First Amendment Ironies of the JCPA

The following can be attributed to Christopher Mohr, President, Software & Information Industry Association (SIIA) regarding Antitrust and the JCPA.

History doesn’t repeat, but it rhymes.  SIIA represents more than 600 large and small companies, including business-to-business publishers, social media platforms and analytics firms. They represent the business of information, and our mission is to protect the three stages of the information lifecycle that make that business possible: creation, dissemination, and productive use.  SIIA believes that the First Amendment lies at the core of the information lifecycle’s health.

Suppose a town had only a couple of newspapers and the town dictated that newspapers had to carry opposing op-eds on request. Suppose further, this was motivated by a concern over rapidly changing technology and a decrease in access to ideas.  Then the state passes a law requiring newspapers to carry opposing views.  It wouldn’t be a surprise if the newspapers ended up suing and had that statute invalidated.

Turns out that actually happened–in 1974. In a case called Miami Herald v Tornillo, the state of Florida passed a statute requiring that newspapers be required to run editorial positions opposing those taken by the newspaper itself.  The reasons given by the state in support of the statute included many of the same issues animating this legislation, including a “monopoly of the means of communication,”[1] its fears of a “communication revolution,” “advocacy journalism,” and the influence of a “press that has become noncompetitive and enormously powerful and influential in its capacity to manipulate popular opinion and the course of events.”[2]

Fast forward.  Congress is now considering forcing platforms to do something quite similar.  The Journalism Competition Protection Act prohibits a “covered platform” from discriminating against “any eligible digital journalism provider” based, among other things, on the views expressed by that entity and prohibits “retaliation” against entities that engage in “joint negotiations.” A separate and concerning novelty in the bill is that for the first time, platforms in the future would be required to pay for reporting the fact of a website’s online location (namely, linking).  Other parts of the bill, when read with the above “nondiscrimination” provisions effectively prohibit online platforms from considering the cost to their business of carrying ideas that destroy their desired communities.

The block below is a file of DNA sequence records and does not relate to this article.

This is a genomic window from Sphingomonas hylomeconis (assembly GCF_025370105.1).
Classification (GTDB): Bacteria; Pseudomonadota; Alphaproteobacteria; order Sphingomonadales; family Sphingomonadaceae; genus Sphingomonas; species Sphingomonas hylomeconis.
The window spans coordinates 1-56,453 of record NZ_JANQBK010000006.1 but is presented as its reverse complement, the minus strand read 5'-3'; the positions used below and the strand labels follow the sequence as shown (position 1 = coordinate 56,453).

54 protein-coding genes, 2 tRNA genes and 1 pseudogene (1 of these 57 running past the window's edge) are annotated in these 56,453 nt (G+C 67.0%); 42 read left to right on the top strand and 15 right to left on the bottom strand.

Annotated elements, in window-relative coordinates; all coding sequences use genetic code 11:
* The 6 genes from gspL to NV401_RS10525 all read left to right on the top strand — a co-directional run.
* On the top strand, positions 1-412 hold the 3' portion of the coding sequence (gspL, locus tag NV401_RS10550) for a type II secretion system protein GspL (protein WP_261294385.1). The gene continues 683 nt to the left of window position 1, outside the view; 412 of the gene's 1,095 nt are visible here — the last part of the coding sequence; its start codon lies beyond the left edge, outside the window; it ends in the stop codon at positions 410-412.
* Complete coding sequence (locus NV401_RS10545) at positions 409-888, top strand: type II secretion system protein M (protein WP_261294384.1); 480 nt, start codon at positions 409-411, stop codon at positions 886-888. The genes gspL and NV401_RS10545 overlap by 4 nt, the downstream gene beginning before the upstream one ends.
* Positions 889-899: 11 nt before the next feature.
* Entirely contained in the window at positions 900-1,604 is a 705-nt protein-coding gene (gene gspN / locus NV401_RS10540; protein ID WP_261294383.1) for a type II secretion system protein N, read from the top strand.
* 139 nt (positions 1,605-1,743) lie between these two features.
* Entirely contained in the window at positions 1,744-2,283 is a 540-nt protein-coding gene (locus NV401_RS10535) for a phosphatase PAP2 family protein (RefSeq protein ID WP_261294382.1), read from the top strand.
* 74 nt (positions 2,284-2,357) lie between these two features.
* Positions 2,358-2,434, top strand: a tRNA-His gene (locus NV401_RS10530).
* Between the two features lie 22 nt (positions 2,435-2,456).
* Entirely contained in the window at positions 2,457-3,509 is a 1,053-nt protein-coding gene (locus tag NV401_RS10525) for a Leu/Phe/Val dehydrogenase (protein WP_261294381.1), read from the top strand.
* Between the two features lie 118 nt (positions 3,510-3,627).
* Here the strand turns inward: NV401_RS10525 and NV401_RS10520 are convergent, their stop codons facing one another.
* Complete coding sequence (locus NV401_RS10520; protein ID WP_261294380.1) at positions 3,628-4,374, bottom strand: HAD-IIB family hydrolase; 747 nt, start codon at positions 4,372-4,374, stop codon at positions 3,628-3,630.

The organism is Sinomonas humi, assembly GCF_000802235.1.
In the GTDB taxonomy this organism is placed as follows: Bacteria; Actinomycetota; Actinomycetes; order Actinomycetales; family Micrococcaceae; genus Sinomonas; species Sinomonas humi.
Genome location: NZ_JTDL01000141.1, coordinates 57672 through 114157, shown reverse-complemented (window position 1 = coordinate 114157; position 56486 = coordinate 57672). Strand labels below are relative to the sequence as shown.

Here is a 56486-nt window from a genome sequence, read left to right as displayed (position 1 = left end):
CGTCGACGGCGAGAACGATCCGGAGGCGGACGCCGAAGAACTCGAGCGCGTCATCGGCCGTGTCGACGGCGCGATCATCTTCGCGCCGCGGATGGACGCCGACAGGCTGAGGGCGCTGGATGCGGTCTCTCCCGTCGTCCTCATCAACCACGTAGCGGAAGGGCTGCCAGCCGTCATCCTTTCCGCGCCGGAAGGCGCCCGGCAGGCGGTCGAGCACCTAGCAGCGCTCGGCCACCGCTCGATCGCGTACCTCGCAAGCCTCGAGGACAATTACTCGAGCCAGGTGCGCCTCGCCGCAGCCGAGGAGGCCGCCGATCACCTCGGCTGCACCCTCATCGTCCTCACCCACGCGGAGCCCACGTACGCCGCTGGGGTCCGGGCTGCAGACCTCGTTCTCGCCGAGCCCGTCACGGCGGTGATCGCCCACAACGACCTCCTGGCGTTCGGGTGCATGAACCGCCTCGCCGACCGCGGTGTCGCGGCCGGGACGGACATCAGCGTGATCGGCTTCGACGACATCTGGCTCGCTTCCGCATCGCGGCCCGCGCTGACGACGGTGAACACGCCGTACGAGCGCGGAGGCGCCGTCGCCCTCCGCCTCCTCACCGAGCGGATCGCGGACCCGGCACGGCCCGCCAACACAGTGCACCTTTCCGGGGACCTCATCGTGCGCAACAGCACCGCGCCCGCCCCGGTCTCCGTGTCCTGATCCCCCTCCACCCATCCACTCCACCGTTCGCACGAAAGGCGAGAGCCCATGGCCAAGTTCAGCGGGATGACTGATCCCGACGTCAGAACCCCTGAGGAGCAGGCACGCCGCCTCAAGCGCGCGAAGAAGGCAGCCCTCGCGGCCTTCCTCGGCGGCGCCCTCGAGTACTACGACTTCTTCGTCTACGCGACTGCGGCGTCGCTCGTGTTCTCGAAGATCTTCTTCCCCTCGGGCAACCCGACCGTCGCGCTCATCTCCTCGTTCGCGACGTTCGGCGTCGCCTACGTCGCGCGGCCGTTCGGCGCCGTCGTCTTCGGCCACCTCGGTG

Even more to the point, it would be a dangerous thing for the government to determine which ideas have gotten “too much sway.”  By prohibiting online platforms from applying basic content moderation policies, the JCPA would destroy the ability of private businesses to make their own First Amendment-protected decisions about what information they wish to carry and how.

That’s a road Congress we have suggested that Congress avoid.


[1] See Senator Ted Cruz, Remarks at the Senate Judiciary Committee Executive Business Meeting, Markup of the JCPA (Sept. 22, 2022).

[2] Miami Herald Pub. Co. v. Tornillo, 418 U.S. 241, 249-250.

Comments are closed.